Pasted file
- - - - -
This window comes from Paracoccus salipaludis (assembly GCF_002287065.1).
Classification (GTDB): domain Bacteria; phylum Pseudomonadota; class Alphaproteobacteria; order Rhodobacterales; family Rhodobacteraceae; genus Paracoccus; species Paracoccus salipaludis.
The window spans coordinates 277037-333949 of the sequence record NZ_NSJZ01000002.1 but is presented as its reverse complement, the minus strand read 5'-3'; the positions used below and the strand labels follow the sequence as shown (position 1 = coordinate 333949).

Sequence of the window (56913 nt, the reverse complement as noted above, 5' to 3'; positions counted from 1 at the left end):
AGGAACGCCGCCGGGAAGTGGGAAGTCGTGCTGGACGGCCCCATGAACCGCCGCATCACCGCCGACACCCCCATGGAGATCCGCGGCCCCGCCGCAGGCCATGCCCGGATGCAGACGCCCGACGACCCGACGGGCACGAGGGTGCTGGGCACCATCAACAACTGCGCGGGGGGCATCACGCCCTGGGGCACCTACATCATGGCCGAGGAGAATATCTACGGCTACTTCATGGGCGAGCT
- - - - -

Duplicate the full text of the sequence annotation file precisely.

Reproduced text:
This window comes from Paracoccus salipaludis (assembly GCF_002287065.1).
Classification (GTDB): domain Bacteria; phylum Pseudomonadota; class Alphaproteobacteria; order Rhodobacterales; family Rhodobacteraceae; genus Paracoccus; species Paracoccus salipaludis.
The window spans coordinates 277037-333949 of the sequence record NZ_NSJZ01000002.1 but is presented as its reverse complement, the minus strand read 5'-3'; the positions used below and the strand labels follow the sequence as shown (position 1 = coordinate 333949).

Sequence of the window (56913 nt, the reverse complement as noted above, 5' to 3'; positions counted from 1 at the left end):
AGGAACGCCGCCGGGAAGTGGGAAGTCGTGCTGGACGGCCCCATGAACCGCCGCATCACCGCCGACACCCCCATGGAGATCCGCGGCCCCGCCGCAGGCCATGCCCGGATGCAGACGCCCGACGACCCGACGGGCACGAGGGTGCTGGGCACCATCAACAACTGCGCGGGGGGCATCACGCCCTGGGGCACCTACATCATGGCCGAGGAGAATATCTACGGCTACTTCATGGGCGAGCT